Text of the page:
For example, if I do a

mkdir thisismyfolder912

I remember there is some easier way to switch to thisismyfolder912 than having to do a

cd thisismyfolder912

What is that way and how does it work? Also, what are the other ways I can use this?

  • 1
    Use TAB-completion for commands and directories not in your recent history list. cd this<TAB>
    – invert
    Aug 26, 2010 at 13:37

8 Answers 8


Are you talking about classic history expansion, or Readline processing? cd !$ on the next input line will substitute in the last argument of the previous line, or M-. or M-_ will yank it using Readline.

  • 1
    Post on another question that discusses Alt+. Aug 25, 2010 at 15:36
  • I was looking for cd !$. "Classic history expansion or Readline processing" I don't exactly understand what you mean...
    – Lazer
    Aug 25, 2010 at 15:37
  • 2
    @Lazer !$ is a history expansion; the shell processes it as it parses your command. M-. is a readline keystroke; readline is the library that handles each key you press, and it sees that you pressed M-. and types in the last argument of the last command for you automatically Aug 25, 2010 at 17:00

If your question is about accessing command history, then try this well-named command


You can also try Ctrl + r, and start typing a command you're trying to remember that you've recently typed.

(reverse-i-search)`cd ': cd mydir/data/

Hit ESC to select the command or exit. This works for me on SuSE at least; not sure about other distros.

  • 5
    WHOA! This is actually going to change my life. Screw you history | grep ...!
    – Oli
    Aug 25, 2010 at 21:04
  • This is not just SuSE-related, I think it is a Bash feature :)
    – sakisk
    Mar 17, 2011 at 20:55
  • I just read about using vi to manage your command line. Looks super cool. using vi to edit shell commands
    – Banjer
    Jul 14, 2012 at 14:31

It's as simple as Alt + .

$ mkdir lasdfjalsdkjf
$ cd 

Alt + .

$ cd lasdfjalsdkjf
  • How did you get the fancy box around Alt? I didn't see it in the help guide.
    – Banjer
    Aug 25, 2010 at 16:51
  • 2
    @Banjer: use <kbd></kbd> tags to surround the key.
    – Lazer
    Aug 25, 2010 at 17:28
  • @Banjer <kbd> Aug 25, 2010 at 17:30
  • Also, this is the same as jmb's answer Aug 25, 2010 at 17:34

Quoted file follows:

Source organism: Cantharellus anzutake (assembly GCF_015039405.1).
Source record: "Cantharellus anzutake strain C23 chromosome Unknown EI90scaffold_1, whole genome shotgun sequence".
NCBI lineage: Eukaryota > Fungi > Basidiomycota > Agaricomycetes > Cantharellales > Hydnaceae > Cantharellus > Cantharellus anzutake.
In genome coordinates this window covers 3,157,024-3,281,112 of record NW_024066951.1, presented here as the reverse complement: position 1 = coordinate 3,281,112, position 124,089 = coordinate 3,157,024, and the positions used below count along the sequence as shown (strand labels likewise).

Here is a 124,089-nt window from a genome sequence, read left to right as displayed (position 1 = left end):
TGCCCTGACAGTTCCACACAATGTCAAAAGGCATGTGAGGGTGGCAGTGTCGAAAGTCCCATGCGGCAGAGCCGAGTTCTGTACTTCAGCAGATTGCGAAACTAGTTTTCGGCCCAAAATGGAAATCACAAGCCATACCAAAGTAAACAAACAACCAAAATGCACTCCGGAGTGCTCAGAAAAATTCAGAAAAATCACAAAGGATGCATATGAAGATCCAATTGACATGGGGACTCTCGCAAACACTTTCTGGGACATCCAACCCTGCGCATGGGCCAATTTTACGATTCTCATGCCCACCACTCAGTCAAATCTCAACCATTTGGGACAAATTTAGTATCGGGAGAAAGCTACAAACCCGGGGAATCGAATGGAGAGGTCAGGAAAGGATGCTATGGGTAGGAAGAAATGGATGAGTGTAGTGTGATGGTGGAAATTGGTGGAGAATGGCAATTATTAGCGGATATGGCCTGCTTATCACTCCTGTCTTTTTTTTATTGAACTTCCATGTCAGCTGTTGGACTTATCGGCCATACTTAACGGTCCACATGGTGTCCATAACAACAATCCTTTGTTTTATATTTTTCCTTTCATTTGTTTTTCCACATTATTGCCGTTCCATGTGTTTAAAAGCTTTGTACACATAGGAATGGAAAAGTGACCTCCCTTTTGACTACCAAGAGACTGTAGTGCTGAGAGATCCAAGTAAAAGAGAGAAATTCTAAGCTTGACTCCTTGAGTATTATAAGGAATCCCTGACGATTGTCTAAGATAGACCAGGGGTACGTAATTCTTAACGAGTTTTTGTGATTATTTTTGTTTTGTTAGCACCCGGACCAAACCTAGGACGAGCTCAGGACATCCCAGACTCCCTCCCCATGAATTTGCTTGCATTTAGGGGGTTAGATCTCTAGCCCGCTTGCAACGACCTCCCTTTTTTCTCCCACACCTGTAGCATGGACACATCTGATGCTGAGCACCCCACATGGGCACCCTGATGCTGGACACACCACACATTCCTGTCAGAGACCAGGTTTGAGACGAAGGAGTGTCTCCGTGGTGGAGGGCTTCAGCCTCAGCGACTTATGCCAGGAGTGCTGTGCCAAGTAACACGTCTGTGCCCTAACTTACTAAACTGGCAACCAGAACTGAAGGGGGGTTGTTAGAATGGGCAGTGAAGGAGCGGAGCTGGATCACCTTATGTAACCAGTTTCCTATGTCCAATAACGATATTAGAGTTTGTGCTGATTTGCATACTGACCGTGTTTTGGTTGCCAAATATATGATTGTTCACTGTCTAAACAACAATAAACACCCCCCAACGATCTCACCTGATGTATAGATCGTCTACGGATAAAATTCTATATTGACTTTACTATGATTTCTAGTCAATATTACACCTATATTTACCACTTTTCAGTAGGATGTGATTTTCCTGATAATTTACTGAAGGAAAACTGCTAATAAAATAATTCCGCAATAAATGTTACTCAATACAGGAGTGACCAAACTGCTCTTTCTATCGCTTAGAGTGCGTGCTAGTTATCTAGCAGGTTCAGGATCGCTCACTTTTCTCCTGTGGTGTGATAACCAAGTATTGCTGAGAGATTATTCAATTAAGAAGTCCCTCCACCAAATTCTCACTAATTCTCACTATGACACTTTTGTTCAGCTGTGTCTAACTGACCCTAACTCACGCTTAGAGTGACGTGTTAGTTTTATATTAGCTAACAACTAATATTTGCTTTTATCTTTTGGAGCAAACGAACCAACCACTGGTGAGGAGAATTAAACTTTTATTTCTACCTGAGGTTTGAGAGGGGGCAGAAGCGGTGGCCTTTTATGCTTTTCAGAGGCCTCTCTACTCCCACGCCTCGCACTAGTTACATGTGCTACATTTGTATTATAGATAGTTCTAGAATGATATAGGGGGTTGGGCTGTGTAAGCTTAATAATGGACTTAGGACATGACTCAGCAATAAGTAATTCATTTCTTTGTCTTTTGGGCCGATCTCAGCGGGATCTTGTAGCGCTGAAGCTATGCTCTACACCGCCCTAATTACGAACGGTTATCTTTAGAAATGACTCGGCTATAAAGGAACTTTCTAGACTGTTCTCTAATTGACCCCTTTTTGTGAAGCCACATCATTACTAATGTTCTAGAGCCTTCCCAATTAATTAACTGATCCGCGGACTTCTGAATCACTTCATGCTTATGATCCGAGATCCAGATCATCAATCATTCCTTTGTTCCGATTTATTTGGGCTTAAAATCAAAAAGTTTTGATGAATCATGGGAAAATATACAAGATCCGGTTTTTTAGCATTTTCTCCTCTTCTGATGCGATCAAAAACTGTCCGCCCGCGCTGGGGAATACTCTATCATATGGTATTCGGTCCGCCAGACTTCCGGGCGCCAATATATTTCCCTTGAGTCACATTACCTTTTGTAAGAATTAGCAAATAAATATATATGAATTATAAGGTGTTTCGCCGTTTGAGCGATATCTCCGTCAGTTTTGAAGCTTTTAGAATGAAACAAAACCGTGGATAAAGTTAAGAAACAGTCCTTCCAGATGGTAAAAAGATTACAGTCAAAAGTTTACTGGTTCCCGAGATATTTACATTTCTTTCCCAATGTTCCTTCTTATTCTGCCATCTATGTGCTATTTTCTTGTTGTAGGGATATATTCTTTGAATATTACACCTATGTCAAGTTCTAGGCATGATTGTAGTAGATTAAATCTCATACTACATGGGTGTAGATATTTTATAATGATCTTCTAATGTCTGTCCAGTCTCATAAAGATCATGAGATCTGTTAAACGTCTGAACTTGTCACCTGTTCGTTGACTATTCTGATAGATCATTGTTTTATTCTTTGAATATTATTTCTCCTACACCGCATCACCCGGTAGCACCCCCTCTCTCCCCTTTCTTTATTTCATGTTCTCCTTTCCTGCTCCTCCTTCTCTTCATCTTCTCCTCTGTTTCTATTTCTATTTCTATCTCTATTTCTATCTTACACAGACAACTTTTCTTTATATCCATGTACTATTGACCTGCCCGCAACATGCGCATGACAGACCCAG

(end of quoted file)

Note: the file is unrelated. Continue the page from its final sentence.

this has always worked for me:

mkdir thisismyfolder
cd $_
  • Watch out for this, though: $! expands to the last word you actually typed, $_ expands to the last word after expansion - so you might echo /tmp/tmpfile* and see a bunch of files you want to remove, but then rm $_ will only remove one of them.
    – jmb
    Mar 13, 2014 at 12:40

Picking up a tip from another thread, if you put:

bind '"\e[A"':history-search-backward
bind '"\e[B"':history-search-forward

in your .bashrc then, you can start typing something from your history, and then press the up arrow, and then rather than going through your history item by item, it'll skip right to previous entries that begin with what you've already typed.

I guess this doesn't help much with the particular example given in the question, but it is one thing that helps me access history on the fly.


If you use bash i suggest pushd and popd. You can create a stack of directory and browse it rapidly. See this example:

PWD:~$ pushd /opt/google/chrome/resources/
/opt/google/chrome/resources ~
PWD:/opt/google/chrome/resources$ pushd /etc/cron.daily/
/etc/cron.daily /opt/google/chrome/resources ~
PWD:/etc/cron.daily$ pushd /opt/pac/lib/method/
/opt/pac/lib/method /etc/cron.daily /opt/google/chrome/resources ~
PWD:/opt/pac/lib/method$ popd
/etc/cron.daily /opt/google/chrome/resources ~
PWD:/etc/cron.daily$ popd
/opt/google/chrome/resources ~
PWD:/opt/google/chrome/resources$ popd
  • If you use an abbreviated prompt it makes posts more readable. (I'm referring to removing the user and hostnames. I understand that showing the PWD instead of just $ is useful when demonstrating pushd, etc.) Aug 25, 2010 at 22:49

On a related note, I recommend using histverify in bash. Put this in your ~/.bashrc:

shopt -s histverify

This will cause bash to print out the command after expanding !$ or other history functions, and give you a chance to look at it before hitting enter again to actually run it. For me, the sanity check is worth the occasional extra key press. Want to make sure I'm running the cd foo command, not the rm -rf foo one...

I frequently use the Ctrl-R approach, as well as Alt-. (which is a good fit for the scenario you describe). I'll use !$ on occasion.

These are very useful general purpose techniques.

But to address your specific question:

Making a directory and cd'ing directly into it is such a common combination that it is useful to have a function to wrap it up..

function mcd {
  local newdir='_mcd_command_failed_'
  if [ -d "$1" ]; then   # Dir exists, mention that
    echo "$1 exists..."
    if [ -n "$2" ]; then   # We've specified a mode
        command mkdir -p -m $2 "$1" && newdir = "$1"
    else                   # Plain old mkdir
        command mkdir -p "$1" && newdir="$1"
  builtin cd "$newdir"   # No matter what, cd into it

Usage: mcd thisismyfolder


If your shell uses readline (which is the case for bash) you can do something like pressing ATL+. together?

From the GNU Readline documentation:

yank-last-arg (M-. or M-_)

Insert last argument to the previous command (the last word of the previous history entry). With an argument, behave exactly like yank-nth-arg. Successive calls to yank-last-arg move back through the history list, inserting the last argument of each line in turn.


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